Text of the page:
By Leigh Edgar
As a national wildlife conservation organization, the Canadian Wildlife Federation’s overarching objective is to prevent more of Canada’s fish, wildlife and plant species from being at risk. For the 585 species already at some degree of risk in Canada, we aim to reverse the threatening conditions that have lead to their decline.
CWF has a long history addressing species at risk in Canada. In the 1970s, we were a key player in the creation of the Committee on the Status of Endangered Wildlife in Canada (COSEWIC), which is the official scientific body responsible for assessing if a species is at risk, and if so, to what degree. CWF regularly attends COSEWIC assessment meetings and communicates key messages from these meetings to the public. Some people might not believe that species actually go extinct right here in Canada. It is important for Canadians to be aware that species at risk live in their neighbourhoods, how everyday activities can have unintended impacts on wildlife and their habitats, and what is needed to improve the conditions for those struggling to survive. We believe that an informed public will make decisions in the best interests of wildlife and to advocate for change at all levels of government for endangered species. CWF also sits on the Species at Risk Advisory Committee to the Minister of the Environment. We advocate for the legal protection of wildlife based on COSEWIC’s biological assessments. We fund important academic research, as well as projects and efforts targeting species at risk.
CWF recently took stock of the threats to wildlife and its habitat and ranked our priorities accordingly. Not surprisingly, climate change, as well as water quality and quantity issues, scored at the top of our list, representing the greatest survival challenges to Canada's flora and fauna. We are confident and excited that CWF’s focused priorities will translate into meaningful and measurable improvements for species at risk and all Canadians.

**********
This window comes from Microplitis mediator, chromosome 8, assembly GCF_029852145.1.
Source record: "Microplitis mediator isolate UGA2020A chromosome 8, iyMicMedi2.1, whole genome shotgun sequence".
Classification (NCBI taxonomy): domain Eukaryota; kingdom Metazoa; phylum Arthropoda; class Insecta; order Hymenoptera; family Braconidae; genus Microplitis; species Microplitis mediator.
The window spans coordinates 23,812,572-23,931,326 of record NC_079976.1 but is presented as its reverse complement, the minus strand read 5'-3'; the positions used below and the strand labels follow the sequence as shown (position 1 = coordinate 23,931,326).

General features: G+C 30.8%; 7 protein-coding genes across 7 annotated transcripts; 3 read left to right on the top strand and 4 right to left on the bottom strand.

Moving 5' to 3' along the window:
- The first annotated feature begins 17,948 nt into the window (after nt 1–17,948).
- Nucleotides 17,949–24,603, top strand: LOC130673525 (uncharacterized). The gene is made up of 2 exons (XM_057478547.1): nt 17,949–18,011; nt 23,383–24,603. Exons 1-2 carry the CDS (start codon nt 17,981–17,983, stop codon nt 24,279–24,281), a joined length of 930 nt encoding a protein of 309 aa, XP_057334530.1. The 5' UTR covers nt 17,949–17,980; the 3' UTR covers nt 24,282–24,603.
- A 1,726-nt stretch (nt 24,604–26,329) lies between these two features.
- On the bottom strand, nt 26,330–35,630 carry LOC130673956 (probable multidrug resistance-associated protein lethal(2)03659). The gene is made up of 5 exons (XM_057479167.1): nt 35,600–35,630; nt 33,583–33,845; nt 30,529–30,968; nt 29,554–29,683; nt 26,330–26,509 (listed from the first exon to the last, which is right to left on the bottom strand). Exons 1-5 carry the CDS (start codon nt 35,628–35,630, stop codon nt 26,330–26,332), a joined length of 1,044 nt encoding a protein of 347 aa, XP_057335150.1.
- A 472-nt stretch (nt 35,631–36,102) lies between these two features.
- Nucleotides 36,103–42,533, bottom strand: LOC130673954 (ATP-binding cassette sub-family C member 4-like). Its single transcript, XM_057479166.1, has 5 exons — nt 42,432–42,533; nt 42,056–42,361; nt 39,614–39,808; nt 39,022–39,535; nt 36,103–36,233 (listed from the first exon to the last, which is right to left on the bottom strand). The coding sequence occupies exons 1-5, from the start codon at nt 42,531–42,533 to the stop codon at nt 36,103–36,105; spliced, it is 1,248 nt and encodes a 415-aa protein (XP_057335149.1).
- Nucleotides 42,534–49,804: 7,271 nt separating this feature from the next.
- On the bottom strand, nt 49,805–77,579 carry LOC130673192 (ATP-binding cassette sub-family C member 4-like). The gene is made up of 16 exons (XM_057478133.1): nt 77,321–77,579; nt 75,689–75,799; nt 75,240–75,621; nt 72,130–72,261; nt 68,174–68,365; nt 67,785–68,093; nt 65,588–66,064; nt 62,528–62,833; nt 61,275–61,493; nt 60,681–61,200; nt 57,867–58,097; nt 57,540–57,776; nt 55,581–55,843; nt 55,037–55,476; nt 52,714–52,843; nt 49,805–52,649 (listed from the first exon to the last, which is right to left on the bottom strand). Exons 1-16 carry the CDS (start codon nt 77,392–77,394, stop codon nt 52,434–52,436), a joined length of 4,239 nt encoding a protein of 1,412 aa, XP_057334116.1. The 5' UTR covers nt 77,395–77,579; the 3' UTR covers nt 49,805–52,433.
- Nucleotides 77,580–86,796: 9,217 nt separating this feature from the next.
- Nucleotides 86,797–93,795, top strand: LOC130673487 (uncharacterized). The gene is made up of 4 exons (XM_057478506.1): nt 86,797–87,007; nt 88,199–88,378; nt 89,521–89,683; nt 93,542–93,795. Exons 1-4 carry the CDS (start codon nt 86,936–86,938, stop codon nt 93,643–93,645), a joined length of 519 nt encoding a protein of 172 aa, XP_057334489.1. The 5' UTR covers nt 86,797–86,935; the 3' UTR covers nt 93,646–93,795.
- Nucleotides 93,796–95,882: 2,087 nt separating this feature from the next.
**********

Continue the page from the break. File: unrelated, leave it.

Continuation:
Last summer, CWF entered into an agreement with the Calgary Zoo with the goal of reintroducing captive bred endangered species, such as the black-footed ferret and the northern leopard frog, into the wild. More recently, CWF partnered with the Canadian Association of Zoos and Aquariums (CAZA) focusing on projects and research on Canada's species at risk. CAZA’s 24 accredited zoos and aquariums are uniquely positioned to provide on-the-spot educational experiences and inspire visitors to care for species and their habitats. CAZA also offers an extensive network of biologists who are committed to furthering scientific knowledge through research, which directly contributes to conservation in the wild. CWF is proud to have funded important research on a variety of species at risk ranging from the black-footed ferret to the eastern loggerhead shrike.
CWF is embarking on a new era for species at risk. Committed to improving the status and reversing the threats to species at risk and their habitats, we are extremely busy behind the scenes developing an exciting new approach that will see significant amounts of money go directly to projects and research that will help Canada's imperiled wildlife. It is becoming more and more evident that financial resources (more specifically, the lack thereof) are hindering the realization of improvements on the ground. Stay tuned for more details in the coming weeks on how CWF will set the bar even higher for endangered species conservation in Canada.
Our commitment to species at risk doesn’t stop there. Everything we do – the conservation issues we address, our education programs and our funding dollars – is geared towards getting people to care about Canada's wild species and spaces and ensuring they’ll exist for generations to come. Five hundred and eighty-five is too high a number for us. The task at hand is colossal, but we’re committed. Learn more about species at risk; learn about the additional species at risk research we fund, check out our Annual Report for 2008, now available on our website.